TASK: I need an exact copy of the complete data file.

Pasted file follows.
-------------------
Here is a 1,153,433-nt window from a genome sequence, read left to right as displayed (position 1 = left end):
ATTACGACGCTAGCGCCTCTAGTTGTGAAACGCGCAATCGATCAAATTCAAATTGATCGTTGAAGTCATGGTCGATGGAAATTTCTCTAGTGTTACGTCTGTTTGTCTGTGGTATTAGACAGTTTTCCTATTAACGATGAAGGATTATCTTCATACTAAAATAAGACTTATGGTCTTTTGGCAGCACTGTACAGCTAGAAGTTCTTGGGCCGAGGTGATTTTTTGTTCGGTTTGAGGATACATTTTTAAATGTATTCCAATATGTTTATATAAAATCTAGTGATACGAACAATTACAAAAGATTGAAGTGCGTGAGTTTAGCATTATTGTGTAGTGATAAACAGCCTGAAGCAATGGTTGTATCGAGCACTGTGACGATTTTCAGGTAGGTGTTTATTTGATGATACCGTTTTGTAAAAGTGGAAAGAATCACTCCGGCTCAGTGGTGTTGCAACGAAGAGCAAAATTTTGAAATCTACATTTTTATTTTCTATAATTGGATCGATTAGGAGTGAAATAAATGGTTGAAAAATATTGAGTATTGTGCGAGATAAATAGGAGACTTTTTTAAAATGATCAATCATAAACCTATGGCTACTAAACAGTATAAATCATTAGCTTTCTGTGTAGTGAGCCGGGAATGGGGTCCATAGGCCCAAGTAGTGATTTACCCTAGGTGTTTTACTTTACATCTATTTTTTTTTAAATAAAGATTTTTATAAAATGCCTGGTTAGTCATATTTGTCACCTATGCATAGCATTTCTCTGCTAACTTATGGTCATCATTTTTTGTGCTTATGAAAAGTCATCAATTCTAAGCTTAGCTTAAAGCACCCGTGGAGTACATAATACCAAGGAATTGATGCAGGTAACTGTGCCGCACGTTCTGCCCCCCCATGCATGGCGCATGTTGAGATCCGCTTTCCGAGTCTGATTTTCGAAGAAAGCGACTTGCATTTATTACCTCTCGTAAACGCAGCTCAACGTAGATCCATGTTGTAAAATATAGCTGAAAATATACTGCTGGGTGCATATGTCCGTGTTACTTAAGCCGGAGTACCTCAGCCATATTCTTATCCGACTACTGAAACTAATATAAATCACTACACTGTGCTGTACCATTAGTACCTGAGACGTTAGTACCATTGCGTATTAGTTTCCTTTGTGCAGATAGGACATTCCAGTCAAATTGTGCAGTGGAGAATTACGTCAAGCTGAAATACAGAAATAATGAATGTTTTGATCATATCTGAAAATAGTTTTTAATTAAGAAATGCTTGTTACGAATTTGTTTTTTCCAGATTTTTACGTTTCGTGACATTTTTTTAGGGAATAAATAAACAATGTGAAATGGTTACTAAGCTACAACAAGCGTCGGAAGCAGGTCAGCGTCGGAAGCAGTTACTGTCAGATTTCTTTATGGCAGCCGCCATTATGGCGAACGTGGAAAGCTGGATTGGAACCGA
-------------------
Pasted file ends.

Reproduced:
Here is a 1,153,433-nt window from a genome sequence, read left to right as displayed (position 1 = left end):
ATTACGACGCTAGCGCCTCTAGTTGTGAAACGCGCAATCGATCAAATTCAAATTGATCGTTGAAGTCATGGTCGATGGAAATTTCTCTAGTGTTACGTCTGTTTGTCTGTGGTATTAGACAGTTTTCCTATTAACGATGAAGGATTATCTTCATACTAAAATAAGACTTATGGTCTTTTGGCAGCACTGTACAGCTAGAAGTTCTTGGGCCGAGGTGATTTTTTGTTCGGTTTGAGGATACATTTTTAAATGTATTCCAATATGTTTATATAAAATCTAGTGATACGAACAATTACAAAAGATTGAAGTGCGTGAGTTTAGCATTATTGTGTAGTGATAAACAGCCTGAAGCAATGGTTGTATCGAGCACTGTGACGATTTTCAGGTAGGTGTTTATTTGATGATACCGTTTTGTAAAAGTGGAAAGAATCACTCCGGCTCAGTGGTGTTGCAACGAAGAGCAAAATTTTGAAATCTACATTTTTATTTTCTATAATTGGATCGATTAGGAGTGAAATAAATGGTTGAAAAATATTGAGTATTGTGCGAGATAAATAGGAGACTTTTTTAAAATGATCAATCATAAACCTATGGCTACTAAACAGTATAAATCATTAGCTTTCTGTGTAGTGAGCCGGGAATGGGGTCCATAGGCCCAAGTAGTGATTTACCCTAGGTGTTTTACTTTACATCTATTTTTTTTTAAATAAAGATTTTTATAAAATGCCTGGTTAGTCATATTTGTCACCTATGCATAGCATTTCTCTGCTAACTTATGGTCATCATTTTTTGTGCTTATGAAAAGTCATCAATTCTAAGCTTAGCTTAAAGCACCCGTGGAGTACATAATACCAAGGAATTGATGCAGGTAACTGTGCCGCACGTTCTGCCCCCCCATGCATGGCGCATGTTGAGATCCGCTTTCCGAGTCTGATTTTCGAAGAAAGCGACTTGCATTTATTACCTCTCGTAAACGCAGCTCAACGTAGATCCATGTTGTAAAATATAGCTGAAAATATACTGCTGGGTGCATATGTCCGTGTTACTTAAGCCGGAGTACCTCAGCCATATTCTTATCCGACTACTGAAACTAATATAAATCACTACACTGTGCTGTACCATTAGTACCTGAGACGTTAGTACCATTGCGTATTAGTTTCCTTTGTGCAGATAGGACATTCCAGTCAAATTGTGCAGTGGAGAATTACGTCAAGCTGAAATACAGAAATAATGAATGTTTTGATCATATCTGAAAATAGTTTTTAATTAAGAAATGCTTGTTACGAATTTGTTTTTTCCAGATTTTTACGTTTCGTGACATTTTTTTAGGGAATAAATAAACAATGTGAAATGGTTACTAAGCTACAACAAGCGTCGGAAGCAGGTCAGCGTCGGAAGCAGTTACTGTCAGATTTCTTTATGGCAGCCGCCATTATGGCGAACGTGGAAAGCTGGATTGGAACCGA